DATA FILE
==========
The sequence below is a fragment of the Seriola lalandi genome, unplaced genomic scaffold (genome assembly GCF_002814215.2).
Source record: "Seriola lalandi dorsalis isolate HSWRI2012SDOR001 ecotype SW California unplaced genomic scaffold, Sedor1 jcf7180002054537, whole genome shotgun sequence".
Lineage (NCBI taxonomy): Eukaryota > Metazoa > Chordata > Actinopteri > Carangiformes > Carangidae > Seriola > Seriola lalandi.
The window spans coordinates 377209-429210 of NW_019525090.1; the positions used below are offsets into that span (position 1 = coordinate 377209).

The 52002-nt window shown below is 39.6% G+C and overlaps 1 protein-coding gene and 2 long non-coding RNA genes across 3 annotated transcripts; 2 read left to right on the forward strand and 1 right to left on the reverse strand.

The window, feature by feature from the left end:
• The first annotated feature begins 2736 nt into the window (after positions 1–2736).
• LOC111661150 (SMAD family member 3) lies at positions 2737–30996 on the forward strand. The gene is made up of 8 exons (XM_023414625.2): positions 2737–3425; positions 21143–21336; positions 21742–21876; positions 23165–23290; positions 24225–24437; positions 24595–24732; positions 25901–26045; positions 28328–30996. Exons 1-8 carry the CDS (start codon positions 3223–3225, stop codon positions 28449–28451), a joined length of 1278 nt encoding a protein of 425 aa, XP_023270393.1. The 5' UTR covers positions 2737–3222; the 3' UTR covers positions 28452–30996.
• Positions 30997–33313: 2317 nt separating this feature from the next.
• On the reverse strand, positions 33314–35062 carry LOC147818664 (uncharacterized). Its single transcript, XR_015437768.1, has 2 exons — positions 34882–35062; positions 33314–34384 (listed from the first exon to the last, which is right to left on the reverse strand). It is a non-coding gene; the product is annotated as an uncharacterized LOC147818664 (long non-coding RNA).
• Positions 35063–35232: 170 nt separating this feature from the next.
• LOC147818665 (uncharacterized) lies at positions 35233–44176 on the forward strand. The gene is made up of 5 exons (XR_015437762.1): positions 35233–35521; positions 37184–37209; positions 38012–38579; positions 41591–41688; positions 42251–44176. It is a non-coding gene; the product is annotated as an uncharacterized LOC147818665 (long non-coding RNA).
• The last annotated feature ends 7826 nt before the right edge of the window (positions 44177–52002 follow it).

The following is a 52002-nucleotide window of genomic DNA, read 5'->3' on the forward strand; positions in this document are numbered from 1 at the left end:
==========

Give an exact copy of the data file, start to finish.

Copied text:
The sequence below is a fragment of the Seriola lalandi genome, unplaced genomic scaffold (genome assembly GCF_002814215.2).
Source record: "Seriola lalandi dorsalis isolate HSWRI2012SDOR001 ecotype SW California unplaced genomic scaffold, Sedor1 jcf7180002054537, whole genome shotgun sequence".
Lineage (NCBI taxonomy): Eukaryota > Metazoa > Chordata > Actinopteri > Carangiformes > Carangidae > Seriola > Seriola lalandi.
The window spans coordinates 377209-429210 of NW_019525090.1; the positions used below are offsets into that span (position 1 = coordinate 377209).

The 52002-nt window shown below is 39.6% G+C and overlaps 1 protein-coding gene and 2 long non-coding RNA genes across 3 annotated transcripts; 2 read left to right on the forward strand and 1 right to left on the reverse strand.

The window, feature by feature from the left end:
• The first annotated feature begins 2736 nt into the window (after positions 1–2736).
• LOC111661150 (SMAD family member 3) lies at positions 2737–30996 on the forward strand. The gene is made up of 8 exons (XM_023414625.2): positions 2737–3425; positions 21143–21336; positions 21742–21876; positions 23165–23290; positions 24225–24437; positions 24595–24732; positions 25901–26045; positions 28328–30996. Exons 1-8 carry the CDS (start codon positions 3223–3225, stop codon positions 28449–28451), a joined length of 1278 nt encoding a protein of 425 aa, XP_023270393.1. The 5' UTR covers positions 2737–3222; the 3' UTR covers positions 28452–30996.
• Positions 30997–33313: 2317 nt separating this feature from the next.
• On the reverse strand, positions 33314–35062 carry LOC147818664 (uncharacterized). Its single transcript, XR_015437768.1, has 2 exons — positions 34882–35062; positions 33314–34384 (listed from the first exon to the last, which is right to left on the reverse strand). It is a non-coding gene; the product is annotated as an uncharacterized LOC147818664 (long non-coding RNA).
• Positions 35063–35232: 170 nt separating this feature from the next.
• LOC147818665 (uncharacterized) lies at positions 35233–44176 on the forward strand. The gene is made up of 5 exons (XR_015437762.1): positions 35233–35521; positions 37184–37209; positions 38012–38579; positions 41591–41688; positions 42251–44176. It is a non-coding gene; the product is annotated as an uncharacterized LOC147818665 (long non-coding RNA).
• The last annotated feature ends 7826 nt before the right edge of the window (positions 44177–52002 follow it).

The following is a 52002-nucleotide window of genomic DNA, read 5'->3' on the forward strand; positions in this document are numbered from 1 at the left end: